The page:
For many of us, when we think about the muse that is Burning Man, it is already an awe-empowering radical way of life. On the contrary, maybe for some, the idea of Burning Man is a huge turn-off, due to the seemingly irrelevant time-wasting that takes place once a year at Black Rock City. Whatever your opinion of this culture and this movement may be, I believe that nothing could begin to encapsulate the magic that took place at the Burning Man Global Leadership Conference in April, 2017, Oakland, CA. Every doubt in my mind I had about this organization was nipped. Every concern I had about this community was addressed. And every excitement I conjured up about this mission was accelerated. Let’s review:
As a huge proponent and supporter of Burning Man, Burners Without Borders, and the regional Burning network, nothing could have prepared me for the extent of what the Burning community is up to concerning social justice, activism and environmentalism.
Many of us saw the #StandingRock popular opinion of Burning Man, painting Burners as festival maggots who were just showing up to party… but few people saw the infrastructure and composting toilets in the news that Burners Without Borders brought to the table. Everyone sees the party, but who is actively looking for the epic goodness? Epic goodness is what the GLC had to offer… Imagine 600 of the world’s most creative, smart, hard working and sincerely kind people all together in one room for a weekend, exchanging ideas and educating each other. Here are some themes that came out of it, for me personally:
If it’s not fun it’s not sustainable!
Have radical hope
Be in the ‘WE’ mindset
Have clear transparency
Allow for multiple entities to participate in the conversation (whatever the topic may be)
When I first walked into the conference, the activity at hand aside from registration, was packing lost-n-found backpacks with donated personal care items for the homeless. Participants were encouraged to take the back packs out on the streets and be prepared to merely offer what’s in them to anyone who looks like they might be in need. What a point of contact with the community, and an excellent foot to start off on.
The conference was then set up like most conferences are, with speakers and break-out sessions. To give you an understanding of the depth of these sessions, a few of the stand out topics of the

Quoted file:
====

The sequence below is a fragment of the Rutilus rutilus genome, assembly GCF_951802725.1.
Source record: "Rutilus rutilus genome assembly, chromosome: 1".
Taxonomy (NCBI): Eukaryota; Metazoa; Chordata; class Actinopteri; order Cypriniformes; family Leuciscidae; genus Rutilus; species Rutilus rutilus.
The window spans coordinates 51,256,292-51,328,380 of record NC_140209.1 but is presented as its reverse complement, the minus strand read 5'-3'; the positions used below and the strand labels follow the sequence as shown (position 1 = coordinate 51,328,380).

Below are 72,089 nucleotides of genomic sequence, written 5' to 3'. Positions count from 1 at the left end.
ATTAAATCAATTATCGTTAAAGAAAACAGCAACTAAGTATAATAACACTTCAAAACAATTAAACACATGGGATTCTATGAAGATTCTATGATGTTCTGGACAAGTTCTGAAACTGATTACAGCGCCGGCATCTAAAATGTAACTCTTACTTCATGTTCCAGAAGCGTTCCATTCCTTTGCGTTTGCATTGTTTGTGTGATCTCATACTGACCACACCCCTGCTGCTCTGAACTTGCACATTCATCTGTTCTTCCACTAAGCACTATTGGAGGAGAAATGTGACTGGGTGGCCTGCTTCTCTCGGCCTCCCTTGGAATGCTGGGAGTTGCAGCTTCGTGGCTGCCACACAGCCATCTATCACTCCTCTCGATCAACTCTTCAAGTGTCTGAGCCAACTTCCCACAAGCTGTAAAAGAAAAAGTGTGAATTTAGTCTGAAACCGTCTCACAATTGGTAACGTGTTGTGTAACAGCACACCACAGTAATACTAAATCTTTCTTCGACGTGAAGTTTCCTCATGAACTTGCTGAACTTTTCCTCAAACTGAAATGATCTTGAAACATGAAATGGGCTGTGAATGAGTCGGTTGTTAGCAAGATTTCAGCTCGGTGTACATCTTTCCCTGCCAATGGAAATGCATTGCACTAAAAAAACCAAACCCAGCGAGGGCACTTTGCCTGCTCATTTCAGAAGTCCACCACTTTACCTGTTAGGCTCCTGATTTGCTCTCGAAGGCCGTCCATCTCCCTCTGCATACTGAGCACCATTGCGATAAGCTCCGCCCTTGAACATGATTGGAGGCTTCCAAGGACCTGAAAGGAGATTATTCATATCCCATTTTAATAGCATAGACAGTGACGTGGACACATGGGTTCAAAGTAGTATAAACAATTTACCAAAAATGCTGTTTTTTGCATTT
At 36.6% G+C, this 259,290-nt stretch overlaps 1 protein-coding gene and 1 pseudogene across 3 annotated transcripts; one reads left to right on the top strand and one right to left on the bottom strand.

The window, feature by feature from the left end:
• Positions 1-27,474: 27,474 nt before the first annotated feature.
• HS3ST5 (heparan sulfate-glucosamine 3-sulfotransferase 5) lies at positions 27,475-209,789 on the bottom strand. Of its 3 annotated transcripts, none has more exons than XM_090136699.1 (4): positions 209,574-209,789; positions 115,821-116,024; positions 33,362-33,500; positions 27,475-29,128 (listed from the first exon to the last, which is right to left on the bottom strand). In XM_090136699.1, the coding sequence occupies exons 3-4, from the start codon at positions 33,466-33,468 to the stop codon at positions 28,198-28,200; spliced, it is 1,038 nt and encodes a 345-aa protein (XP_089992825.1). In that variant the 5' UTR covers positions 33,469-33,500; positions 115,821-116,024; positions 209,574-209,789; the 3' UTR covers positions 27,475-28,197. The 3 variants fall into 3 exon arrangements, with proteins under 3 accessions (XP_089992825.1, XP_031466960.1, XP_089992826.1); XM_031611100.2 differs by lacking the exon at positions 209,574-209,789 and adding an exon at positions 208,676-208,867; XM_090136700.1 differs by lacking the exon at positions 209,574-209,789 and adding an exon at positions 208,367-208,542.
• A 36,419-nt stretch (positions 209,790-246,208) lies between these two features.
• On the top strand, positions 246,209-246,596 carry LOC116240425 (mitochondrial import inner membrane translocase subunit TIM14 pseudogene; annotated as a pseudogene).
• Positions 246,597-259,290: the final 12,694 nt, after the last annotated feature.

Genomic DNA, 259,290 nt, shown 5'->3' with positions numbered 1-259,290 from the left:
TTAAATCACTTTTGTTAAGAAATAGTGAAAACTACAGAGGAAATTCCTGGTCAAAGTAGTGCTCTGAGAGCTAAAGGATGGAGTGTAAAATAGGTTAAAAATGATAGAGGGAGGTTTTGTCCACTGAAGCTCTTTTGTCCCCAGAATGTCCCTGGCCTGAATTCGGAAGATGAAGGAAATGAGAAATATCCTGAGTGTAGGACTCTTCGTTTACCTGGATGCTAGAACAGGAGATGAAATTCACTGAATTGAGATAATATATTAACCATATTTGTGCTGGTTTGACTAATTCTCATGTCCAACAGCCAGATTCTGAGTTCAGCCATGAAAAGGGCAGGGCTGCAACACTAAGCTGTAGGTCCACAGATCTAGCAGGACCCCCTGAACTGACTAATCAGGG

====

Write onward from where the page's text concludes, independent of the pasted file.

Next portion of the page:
GLC break-out sessions were:
•Operation Acculturation: Project Citizenship
•Radical Transformation in Reactionary Times
•Making in the Service of Art, Innovation and Social Good
•Environmental Sustainability and “the Man”
•Defending Decommodification: Intellectual Property Basics
•Scaling Sustainability: from the Playa to the Planet
•Compassionate Response to Community in Bereavent
•Government and Organizational Evolution
•Participation or Politics: How Burner Citizens Handle Communal Effort in a Partisan World
•Supporting Conflict Resolution From Start to Finish
•Design Thinking: Transform Ideas into Action
•Co-Creating Socially Conscious Real Estate Development
•Consent Culture and Community: How are you building it?
My very first (and favorite) session I attended presented by Kostume Jim (Jim Glaser, founder of Kostume Kult) was entitled: Activism! Organize and Mobilize. The focus was on bringing the burn to the rest of the world with an activist approach, using cacophony society tactics such as enticing/scaring congressmen into doing what’s right using via theatrical gorilla performances (i.e.: Billionaires for Bush Performance Artists collective). The Occupy movement came out of this sort of work. Jim emphasized that burner activists are not alone, that this is a place where sociology meets art and that this is an artistic messaging movement start to get the word out. If you have never heard of the cacophony society, read up!
SO, how do we bring about more activism with ease? Ground rules:
1 With efficiency and flexibility
2 Speech first, discussion after
3 Make it a community project
4 Non-Partisan- establishment types (Bernie types vs anarchists)
6 NO political correctness
7 Keep it ethical
A tangible example of an event/activity Jim is trying to head up is assisting inner city people IDs so they can vote. It’s unconstitutional to have a voters tax, and by making people have Drivers License’s to vote we are violating that freedom. Another idea: create a Fare Force… “an activist hive mind project where we conceptualize media stunts, act them out and then try to make them go viral. Cacophony for causes,” Jim says. We are talking about mixing cacophony society and experimental marketing, and then taking that content from those events and showing the world via video and social media. What crazy and interesting messages can we do at bigger protests? “Focus on millenials and counter fake news,” Jim says. Jim and his team are also working on a cause-connectivity app, sort of a tinder of social causes. And they are always looking for leaders/volunteers to move this movement.
In another talk, Cory Mervis who used to work for Donald Trump spoke about how to reach people just like him. It was a powerful conversation about radical inclusion, a principle we all cherish. Harley k Dubois, the Chief transition officer talked about what “it” is, the magical thing we all are here to “get” and transformational experiences, which we are all here to create. We have quite a network, and quite a mission, and how we have quite the task of spreading this goodness.